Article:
After adding stability, the next improvement will be GPS navigation, which would permit the MAV to fly a programmed mission without assistance from a human operator. The icing on the cake would be some kind of system using acoustic or optical sensing that would let it maneuver in an urban environment, avoiding obstacles on its own, just like a bird. That level of autonomy, however, is still far off.
The requirement that it send back usable video images puts an important lower limit on the size of a MAV, because each pixel in the imaging array must be considerably larger than the longest wavelength of visible light. This means that a video camera capable of sending back useful detail can’t be much smaller than the one Keennon’s team is now using. Another non-scalable item is the radio antenna. An antenna that fits within a six-inch space works efficiently only with short-wavelength, high-frequency radio waves. Unfortunately, high-frequency radio signals travel by line of sight—both antennas have to be able to “see” each other—and do not readily penetrate walls or travel around hills. A longer retractable trailing wire, however fine, would impose a severe drag penalty. Antenna size will also pose a problem for GPS reception, especially if future MAVs became significantly smaller than the current ones.
The peculiar configuration of AeroVironment’s MAVs is the logical outcome of the six-inch size restraint. If you merely scaled a conventionally proportioned airplane down to a six-inch wingspan, its wings would have an area of only about .04 square foot. Flying at 30 mph—a higher speed would require too much power—such a wing could support only about three-quarters of an ounce at most, with no margin for maneuvering or gust response. But the weight of the entire aircraft, including powerplant and all the electronic and sensing equipment it is supposed to carry, would in reality be around two or three ounces.
It turns out that the best solution is simply to make the wing area as large as possible—essentially, to fill the entire six-inch DARPA circle with wing. This approach has other advantages as well: It provides a simple, stiff, voluminous structure with ample interior space for systems and payload. True, the circular planform lacks the characteristic usually associated with efficient airplanes: a fairly high aspect ratio. The most efficient airplanes have wings whose span from tip to tip is much greater than their chord—the distance from leading to trailing edges—and you don’t see a lot of airliners with circular wings.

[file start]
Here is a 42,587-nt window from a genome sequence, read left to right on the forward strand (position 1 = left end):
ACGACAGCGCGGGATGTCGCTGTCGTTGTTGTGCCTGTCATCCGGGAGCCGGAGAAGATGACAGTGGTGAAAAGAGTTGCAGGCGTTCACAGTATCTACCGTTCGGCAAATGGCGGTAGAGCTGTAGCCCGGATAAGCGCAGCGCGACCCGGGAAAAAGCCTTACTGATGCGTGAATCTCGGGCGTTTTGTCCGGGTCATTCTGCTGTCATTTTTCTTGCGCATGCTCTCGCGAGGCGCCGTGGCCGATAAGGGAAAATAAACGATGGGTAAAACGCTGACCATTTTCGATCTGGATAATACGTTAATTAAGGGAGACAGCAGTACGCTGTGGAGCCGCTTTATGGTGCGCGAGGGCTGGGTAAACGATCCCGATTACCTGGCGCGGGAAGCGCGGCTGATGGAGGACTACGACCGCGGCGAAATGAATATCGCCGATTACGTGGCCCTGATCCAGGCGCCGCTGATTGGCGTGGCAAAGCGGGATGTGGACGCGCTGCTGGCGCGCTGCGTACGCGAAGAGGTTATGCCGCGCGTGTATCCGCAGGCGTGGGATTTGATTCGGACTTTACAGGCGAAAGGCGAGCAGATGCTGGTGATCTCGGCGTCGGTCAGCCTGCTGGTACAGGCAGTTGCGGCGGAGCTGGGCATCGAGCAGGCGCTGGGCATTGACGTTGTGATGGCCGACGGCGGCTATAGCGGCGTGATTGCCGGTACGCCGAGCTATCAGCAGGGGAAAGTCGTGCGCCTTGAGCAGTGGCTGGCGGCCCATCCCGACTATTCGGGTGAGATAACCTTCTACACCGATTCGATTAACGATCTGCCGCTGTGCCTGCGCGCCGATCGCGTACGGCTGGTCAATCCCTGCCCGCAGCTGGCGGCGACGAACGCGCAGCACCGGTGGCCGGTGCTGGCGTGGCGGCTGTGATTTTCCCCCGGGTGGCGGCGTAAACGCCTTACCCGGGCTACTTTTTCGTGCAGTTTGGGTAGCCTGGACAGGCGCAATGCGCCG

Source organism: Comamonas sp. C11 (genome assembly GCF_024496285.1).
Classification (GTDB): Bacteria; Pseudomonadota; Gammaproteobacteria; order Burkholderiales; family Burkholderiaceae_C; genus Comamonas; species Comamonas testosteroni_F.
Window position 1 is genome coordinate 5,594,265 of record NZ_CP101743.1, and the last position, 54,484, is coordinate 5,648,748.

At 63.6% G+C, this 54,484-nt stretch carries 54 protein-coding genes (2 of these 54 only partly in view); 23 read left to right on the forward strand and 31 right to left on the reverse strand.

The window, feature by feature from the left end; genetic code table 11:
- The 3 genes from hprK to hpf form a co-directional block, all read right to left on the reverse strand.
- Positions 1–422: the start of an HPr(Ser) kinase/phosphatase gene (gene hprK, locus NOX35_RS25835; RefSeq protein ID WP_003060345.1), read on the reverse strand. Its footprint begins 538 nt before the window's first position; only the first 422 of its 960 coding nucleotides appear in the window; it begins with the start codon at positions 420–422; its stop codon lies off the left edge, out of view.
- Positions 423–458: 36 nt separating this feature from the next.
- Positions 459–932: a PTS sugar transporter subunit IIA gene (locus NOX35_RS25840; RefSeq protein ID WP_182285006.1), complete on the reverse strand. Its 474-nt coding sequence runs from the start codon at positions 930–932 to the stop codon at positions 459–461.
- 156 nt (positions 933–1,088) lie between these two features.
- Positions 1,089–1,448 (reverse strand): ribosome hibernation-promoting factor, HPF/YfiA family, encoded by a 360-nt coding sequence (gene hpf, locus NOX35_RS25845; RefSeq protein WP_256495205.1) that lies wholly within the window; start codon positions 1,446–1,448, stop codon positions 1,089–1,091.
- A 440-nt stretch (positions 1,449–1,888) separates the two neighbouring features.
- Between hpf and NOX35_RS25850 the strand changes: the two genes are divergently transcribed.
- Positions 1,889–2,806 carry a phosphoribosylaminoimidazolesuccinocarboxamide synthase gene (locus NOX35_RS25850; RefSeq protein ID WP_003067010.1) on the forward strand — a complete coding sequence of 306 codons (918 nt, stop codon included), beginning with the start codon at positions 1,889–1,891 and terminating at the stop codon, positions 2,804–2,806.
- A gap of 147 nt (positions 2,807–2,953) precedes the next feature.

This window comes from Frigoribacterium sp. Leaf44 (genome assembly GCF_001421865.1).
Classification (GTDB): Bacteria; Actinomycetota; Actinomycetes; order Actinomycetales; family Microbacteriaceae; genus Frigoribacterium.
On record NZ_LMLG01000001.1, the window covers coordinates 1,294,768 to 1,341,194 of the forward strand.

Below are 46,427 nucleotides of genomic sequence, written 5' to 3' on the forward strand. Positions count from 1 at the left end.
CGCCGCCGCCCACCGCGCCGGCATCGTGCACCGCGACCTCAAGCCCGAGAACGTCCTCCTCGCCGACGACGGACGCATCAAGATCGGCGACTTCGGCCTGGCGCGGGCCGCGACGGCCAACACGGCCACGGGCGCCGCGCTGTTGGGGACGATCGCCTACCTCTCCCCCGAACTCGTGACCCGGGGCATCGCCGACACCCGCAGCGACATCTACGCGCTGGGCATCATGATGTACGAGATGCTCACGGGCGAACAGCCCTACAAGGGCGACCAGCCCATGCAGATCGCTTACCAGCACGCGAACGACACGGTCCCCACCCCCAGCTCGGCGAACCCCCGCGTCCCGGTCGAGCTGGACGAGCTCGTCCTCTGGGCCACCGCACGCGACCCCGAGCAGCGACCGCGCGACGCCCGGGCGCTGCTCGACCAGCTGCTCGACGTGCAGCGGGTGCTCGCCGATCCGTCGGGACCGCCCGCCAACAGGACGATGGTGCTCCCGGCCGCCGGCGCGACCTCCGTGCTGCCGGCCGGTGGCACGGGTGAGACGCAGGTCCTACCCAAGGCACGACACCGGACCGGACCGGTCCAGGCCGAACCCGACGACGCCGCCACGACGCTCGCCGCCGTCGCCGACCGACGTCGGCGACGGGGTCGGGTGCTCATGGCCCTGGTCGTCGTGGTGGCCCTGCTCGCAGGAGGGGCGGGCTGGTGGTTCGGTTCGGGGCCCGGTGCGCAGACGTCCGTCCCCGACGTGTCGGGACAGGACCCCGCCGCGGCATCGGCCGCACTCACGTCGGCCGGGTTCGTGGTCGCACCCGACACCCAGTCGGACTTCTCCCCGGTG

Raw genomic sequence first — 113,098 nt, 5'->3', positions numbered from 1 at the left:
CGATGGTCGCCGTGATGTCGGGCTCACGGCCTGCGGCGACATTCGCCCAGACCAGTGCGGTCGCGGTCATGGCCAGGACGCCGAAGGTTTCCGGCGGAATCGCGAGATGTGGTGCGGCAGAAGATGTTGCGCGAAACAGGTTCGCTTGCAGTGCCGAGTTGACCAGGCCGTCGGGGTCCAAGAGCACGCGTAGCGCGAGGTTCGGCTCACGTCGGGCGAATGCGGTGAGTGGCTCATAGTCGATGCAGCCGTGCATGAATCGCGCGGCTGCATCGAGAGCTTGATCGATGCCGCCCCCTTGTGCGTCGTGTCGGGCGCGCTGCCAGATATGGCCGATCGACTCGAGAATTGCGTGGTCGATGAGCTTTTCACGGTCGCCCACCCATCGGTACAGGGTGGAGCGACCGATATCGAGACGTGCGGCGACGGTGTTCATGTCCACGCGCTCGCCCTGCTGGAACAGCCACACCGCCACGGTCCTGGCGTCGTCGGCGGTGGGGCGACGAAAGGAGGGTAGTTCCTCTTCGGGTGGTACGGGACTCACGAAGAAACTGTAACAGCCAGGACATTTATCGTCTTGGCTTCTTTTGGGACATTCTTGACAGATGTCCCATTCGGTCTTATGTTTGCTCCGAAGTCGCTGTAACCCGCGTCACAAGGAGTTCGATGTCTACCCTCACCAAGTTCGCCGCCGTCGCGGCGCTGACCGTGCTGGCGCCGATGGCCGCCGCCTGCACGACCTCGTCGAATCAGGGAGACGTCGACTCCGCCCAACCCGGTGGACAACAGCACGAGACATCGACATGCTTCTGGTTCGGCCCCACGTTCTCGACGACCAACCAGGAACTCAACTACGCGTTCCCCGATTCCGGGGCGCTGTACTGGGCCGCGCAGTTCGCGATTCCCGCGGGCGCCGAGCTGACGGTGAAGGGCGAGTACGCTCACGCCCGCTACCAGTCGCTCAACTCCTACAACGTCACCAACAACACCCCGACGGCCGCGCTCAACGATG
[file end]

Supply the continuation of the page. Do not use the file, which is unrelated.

But for an airplane of this size or smaller, a low aspect ratio may not be a hindrance. The very wingtip vortices that produce drag on conventional airplanes help produce lift instead on small, short-span wings operating at low Reynolds numbers (see “Mr. Reynolds, We’ve Got Your Number,” next page). In fact, recent research on insect flight suggests that the judicious use of tip and leading edge vortices keeps those notoriously small-winged bumblebees—the ones that, according to legend, myopic scientists have pronounced flightless—aloft. This is only one of the differences, fundamental to the creation of miniaturized aircraft, between full-scale and micro-scale aerodynamics. The behavior of air on micro-scale wings is only beginning to be understood.
Although most of the systems of a MAV are electronic and AeroVironment has concentrated on electrically powered airplanes, not everyone agrees that an electric motor is the best choice for a powerplant. Batteries have a low “power density”—that is, they pack little punch for their weight. (This is a problem for electric cars as well.) For some tasks, such as peering into upper-story windows or loitering inconspicuously, an aircraft that can hover is essential; at present, battery-powered electric motors don’t have the power to hover for long.
Those traveling the all-electric route look to future improvements in batteries, motors, and propellers, as well as to further miniaturization, for increases in power-to-weight ratio and efficiency—the fraction of the available power that goes into useful work—of tiny power plants. But gram for gram, chemical fuels like gasoline are much more energetic than batteries, and even though extremely tiny internal combustion engines, unlike tiny electric motors, are not available off the shelf, several programs are taking the internal combustion route instead.
MLB Company of Palo Alto, California, has flown several designs powered by small Cox model airplane engines. One of them takes off vertically. Stephen Moore of MLB says that at this scale the power requirement for vertical takeoff and hovering is not terribly different from that for agile maneuvering. Given the tremendous energy content of chemical fuel, a multi-mode tail-sitter craft that can both fly and hover becomes an attractive possibility.
A startling solution to the power problem is in the offing at the Massachusetts Institute of Technology in Cambridge, Massachusetts: a jet engine the size of a shirt button. Components of such engines have actually run in test beds. The baseline design involves a single centrifugal-flow compressor spinning at 2.5 million rpm on gas bearings. Combustion takes place in a doughnut-shaped chamber surrounding the engine, and the exhaust gas flows back inward toward the center through a turbine. A starter-generator is built into the case; if needed, the engine could serve as a tiny electrical generator, putting out 10 to 20, or perhaps as much as 100 watts, or it can be used as a jet engine with a thrust of up to a third of a pound.
The key to making such a device cheaply and in large numbers is a version of the same photolithographic manufacturing technique used at Caltech to make the wings of the Microbat. Engine parts would be etched in sheets of silicon, like microchips. (By the early 1990s, electric motors smaller than the point of a pin, invisible to the naked eye, had already been made by this technique.) Just one micro-engine would be sufficient to supply both the thrust and the electrical requirements of a present-day MAV.